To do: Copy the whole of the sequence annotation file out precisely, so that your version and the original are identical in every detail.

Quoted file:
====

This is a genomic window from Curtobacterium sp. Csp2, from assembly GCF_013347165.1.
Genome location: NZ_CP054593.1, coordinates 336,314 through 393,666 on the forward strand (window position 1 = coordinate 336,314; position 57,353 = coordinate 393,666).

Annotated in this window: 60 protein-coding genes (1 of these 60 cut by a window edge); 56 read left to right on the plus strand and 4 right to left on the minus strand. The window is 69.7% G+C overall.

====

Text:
This is a genomic window from Curtobacterium sp. Csp2, from assembly GCF_013347165.1.
Genome location: NZ_CP054593.1, coordinates 336,314 through 393,666 on the forward strand (window position 1 = coordinate 336,314; position 57,353 = coordinate 393,666).

Annotated in this window: 60 protein-coding genes (1 of these 60 cut by a window edge); 56 read left to right on the plus strand and 4 right to left on the minus strand. The window is 69.7% G+C overall.